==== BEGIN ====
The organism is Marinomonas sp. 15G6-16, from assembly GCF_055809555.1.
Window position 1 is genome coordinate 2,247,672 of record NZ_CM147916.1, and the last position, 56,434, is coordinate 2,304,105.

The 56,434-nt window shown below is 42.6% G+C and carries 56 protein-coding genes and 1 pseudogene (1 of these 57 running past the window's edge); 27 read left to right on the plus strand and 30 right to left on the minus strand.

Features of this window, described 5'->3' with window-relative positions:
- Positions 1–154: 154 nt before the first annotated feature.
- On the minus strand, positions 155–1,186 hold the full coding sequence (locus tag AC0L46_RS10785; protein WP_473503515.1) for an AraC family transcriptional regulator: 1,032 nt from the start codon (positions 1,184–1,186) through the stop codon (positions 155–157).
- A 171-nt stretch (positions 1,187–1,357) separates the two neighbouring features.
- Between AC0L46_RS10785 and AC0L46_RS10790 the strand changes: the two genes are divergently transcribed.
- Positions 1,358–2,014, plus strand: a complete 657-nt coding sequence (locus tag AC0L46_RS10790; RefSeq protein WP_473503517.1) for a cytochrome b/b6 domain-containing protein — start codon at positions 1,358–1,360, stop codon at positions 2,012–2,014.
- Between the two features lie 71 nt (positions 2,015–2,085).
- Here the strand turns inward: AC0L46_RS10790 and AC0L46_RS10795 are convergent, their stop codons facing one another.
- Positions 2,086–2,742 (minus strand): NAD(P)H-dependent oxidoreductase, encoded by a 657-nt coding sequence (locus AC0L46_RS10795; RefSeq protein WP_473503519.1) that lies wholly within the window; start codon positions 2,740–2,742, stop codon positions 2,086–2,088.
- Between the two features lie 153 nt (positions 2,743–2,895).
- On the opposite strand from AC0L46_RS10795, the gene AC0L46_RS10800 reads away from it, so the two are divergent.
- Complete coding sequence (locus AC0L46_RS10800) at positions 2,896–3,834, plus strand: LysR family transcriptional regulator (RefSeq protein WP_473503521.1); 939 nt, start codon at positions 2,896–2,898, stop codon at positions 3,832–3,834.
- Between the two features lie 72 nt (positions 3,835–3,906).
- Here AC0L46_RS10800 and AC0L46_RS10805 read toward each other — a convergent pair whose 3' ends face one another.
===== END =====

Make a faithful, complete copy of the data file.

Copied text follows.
The organism is Marinomonas sp. 15G6-16, from assembly GCF_055809555.1.
Window position 1 is genome coordinate 2,247,672 of record NZ_CM147916.1, and the last position, 56,434, is coordinate 2,304,105.

The 56,434-nt window shown below is 42.6% G+C and carries 56 protein-coding genes and 1 pseudogene (1 of these 57 running past the window's edge); 27 read left to right on the plus strand and 30 right to left on the minus strand.

Features of this window, described 5'->3' with window-relative positions:
- Positions 1–154: 154 nt before the first annotated feature.
- On the minus strand, positions 155–1,186 hold the full coding sequence (locus tag AC0L46_RS10785; protein WP_473503515.1) for an AraC family transcriptional regulator: 1,032 nt from the start codon (positions 1,184–1,186) through the stop codon (positions 155–157).
- A 171-nt stretch (positions 1,187–1,357) separates the two neighbouring features.
- Between AC0L46_RS10785 and AC0L46_RS10790 the strand changes: the two genes are divergently transcribed.
- Positions 1,358–2,014, plus strand: a complete 657-nt coding sequence (locus tag AC0L46_RS10790; RefSeq protein WP_473503517.1) for a cytochrome b/b6 domain-containing protein — start codon at positions 1,358–1,360, stop codon at positions 2,012–2,014.
- Between the two features lie 71 nt (positions 2,015–2,085).
- Here the strand turns inward: AC0L46_RS10790 and AC0L46_RS10795 are convergent, their stop codons facing one another.
- Positions 2,086–2,742 (minus strand): NAD(P)H-dependent oxidoreductase, encoded by a 657-nt coding sequence (locus AC0L46_RS10795; RefSeq protein WP_473503519.1) that lies wholly within the window; start codon positions 2,740–2,742, stop codon positions 2,086–2,088.
- Between the two features lie 153 nt (positions 2,743–2,895).
- On the opposite strand from AC0L46_RS10795, the gene AC0L46_RS10800 reads away from it, so the two are divergent.
- Complete coding sequence (locus AC0L46_RS10800) at positions 2,896–3,834, plus strand: LysR family transcriptional regulator (RefSeq protein WP_473503521.1); 939 nt, start codon at positions 2,896–2,898, stop codon at positions 3,832–3,834.
- Between the two features lie 72 nt (positions 3,835–3,906).
- Here AC0L46_RS10800 and AC0L46_RS10805 read toward each other — a convergent pair whose 3' ends face one another.